Themes and Contexts of Lau's Playing Madame Mao

Tamara S. Wagner, Fellow, National University of Singapore

Lau Siew Mei’s first novel, Playing Madame Mao, is an intriguing journey into the histories of Singapore, providing a kaleidoscopic panorama of the political and personal lives of its inhabitants, of the clashes and slippages of the public and the hidden. The novel’s intricate plot emerges from the main protagonists’ juxtaposed interior monologues, occasionally interspersed with brief passages written in the third person. The famous actress Chiang Ching, who shares her unusual name with Chairman Mao’s third wife, the role that she plays at a theatre or opera, forms the enigmatic centre. Although her thoughts comprise most of the novel, they remain oblique, reflecting a general concern with unstable identities. Her easy sliding from one role into another is mirrored by the mysterious quaking of the city, the unrest of its inhabitants, and the resurfacing of a mythical underwater mirror-world of vengeful spirits, which accentuates the novel’s overarching pattern of doubling.

While this theme of unstable identities is of general interest, reflecting a crisis that has often been seen as particularly modern – or postmodern – and as such forming a recurring preoccupation in contemporary literature, it also highlights the uncertainties of postcolonial Singapore. Predominantly set in 1987, the plot focuses on the internal security act that was implemented in Singapore that year and on the subsequent rounds of arrest.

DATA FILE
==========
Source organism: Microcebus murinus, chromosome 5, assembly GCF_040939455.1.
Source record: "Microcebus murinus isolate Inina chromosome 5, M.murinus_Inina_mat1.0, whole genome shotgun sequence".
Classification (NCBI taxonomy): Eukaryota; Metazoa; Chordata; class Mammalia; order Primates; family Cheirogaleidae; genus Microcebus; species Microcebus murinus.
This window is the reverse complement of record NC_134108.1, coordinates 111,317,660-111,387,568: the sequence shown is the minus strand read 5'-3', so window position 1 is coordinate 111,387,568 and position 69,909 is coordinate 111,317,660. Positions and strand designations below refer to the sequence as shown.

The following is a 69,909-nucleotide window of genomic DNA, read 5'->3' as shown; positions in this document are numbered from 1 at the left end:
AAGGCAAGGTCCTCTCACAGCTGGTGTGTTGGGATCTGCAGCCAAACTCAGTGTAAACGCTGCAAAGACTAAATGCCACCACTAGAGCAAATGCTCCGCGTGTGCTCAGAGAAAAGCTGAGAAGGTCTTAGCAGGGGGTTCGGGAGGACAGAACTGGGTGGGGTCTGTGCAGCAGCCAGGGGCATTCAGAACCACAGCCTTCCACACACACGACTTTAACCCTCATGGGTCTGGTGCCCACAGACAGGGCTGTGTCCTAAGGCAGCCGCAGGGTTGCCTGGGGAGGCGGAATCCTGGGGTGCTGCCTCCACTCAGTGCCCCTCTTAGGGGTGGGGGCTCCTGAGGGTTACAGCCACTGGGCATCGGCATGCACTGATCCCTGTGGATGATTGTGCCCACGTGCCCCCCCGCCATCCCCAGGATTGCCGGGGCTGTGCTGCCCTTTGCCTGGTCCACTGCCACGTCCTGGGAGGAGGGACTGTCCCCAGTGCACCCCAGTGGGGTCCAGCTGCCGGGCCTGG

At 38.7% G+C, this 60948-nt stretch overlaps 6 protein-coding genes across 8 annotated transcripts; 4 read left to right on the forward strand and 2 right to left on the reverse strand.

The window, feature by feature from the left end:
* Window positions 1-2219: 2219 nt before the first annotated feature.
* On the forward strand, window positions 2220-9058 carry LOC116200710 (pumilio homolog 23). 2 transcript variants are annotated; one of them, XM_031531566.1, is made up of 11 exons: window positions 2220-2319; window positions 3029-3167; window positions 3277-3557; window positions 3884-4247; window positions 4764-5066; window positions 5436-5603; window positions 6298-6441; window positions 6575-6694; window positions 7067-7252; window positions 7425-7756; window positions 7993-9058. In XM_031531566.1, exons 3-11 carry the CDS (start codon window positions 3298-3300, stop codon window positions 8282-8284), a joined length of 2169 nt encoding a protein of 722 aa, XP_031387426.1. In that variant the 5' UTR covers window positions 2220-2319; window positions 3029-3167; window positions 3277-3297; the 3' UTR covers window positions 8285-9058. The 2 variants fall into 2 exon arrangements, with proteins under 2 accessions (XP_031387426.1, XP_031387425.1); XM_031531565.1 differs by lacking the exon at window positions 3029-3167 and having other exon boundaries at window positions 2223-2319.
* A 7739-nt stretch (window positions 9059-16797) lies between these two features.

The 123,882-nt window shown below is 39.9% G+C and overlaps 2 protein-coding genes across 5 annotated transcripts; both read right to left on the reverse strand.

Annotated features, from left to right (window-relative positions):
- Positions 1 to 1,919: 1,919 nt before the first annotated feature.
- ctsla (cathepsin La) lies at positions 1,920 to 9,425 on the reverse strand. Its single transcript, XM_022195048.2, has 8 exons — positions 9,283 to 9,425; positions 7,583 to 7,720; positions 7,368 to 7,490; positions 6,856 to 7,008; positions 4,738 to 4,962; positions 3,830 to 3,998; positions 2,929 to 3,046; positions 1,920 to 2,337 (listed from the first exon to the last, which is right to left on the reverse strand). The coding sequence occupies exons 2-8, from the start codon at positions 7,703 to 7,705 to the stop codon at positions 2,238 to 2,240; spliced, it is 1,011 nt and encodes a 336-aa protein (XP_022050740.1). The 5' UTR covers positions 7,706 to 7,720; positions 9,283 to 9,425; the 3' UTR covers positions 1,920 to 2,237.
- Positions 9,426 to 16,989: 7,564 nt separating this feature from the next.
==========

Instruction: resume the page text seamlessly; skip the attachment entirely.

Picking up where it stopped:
To call Playing Madame Mao a novel about contemporary Singapore is therefore misleading. Like Catherine Lim’s Following the Wrong God Home (2001), it deals specifically with the politics of the Singapore of the 1980s and is consequently a historical novel about the recent past. In Lau’s novel, this retrospective presentation of ongoing problematics is further foregrounded by its juxtaposition (and interweaving) with the repercussions of the Chinese Cultural Revolution. Superimposing the actions of Chairman Mao and his Red Guards on the authoritarian development in the Singapore of 1987, the novel emphasises the cyclic nature of history and further connects these parallels to a mysterious mirror-world that tries to surface, externalising suppressed violence and uncertainties.

Lau, Siew Mei. Playing Madame Mao. [2000] Chichester: Summersdale Publishers Ltd, 2002.

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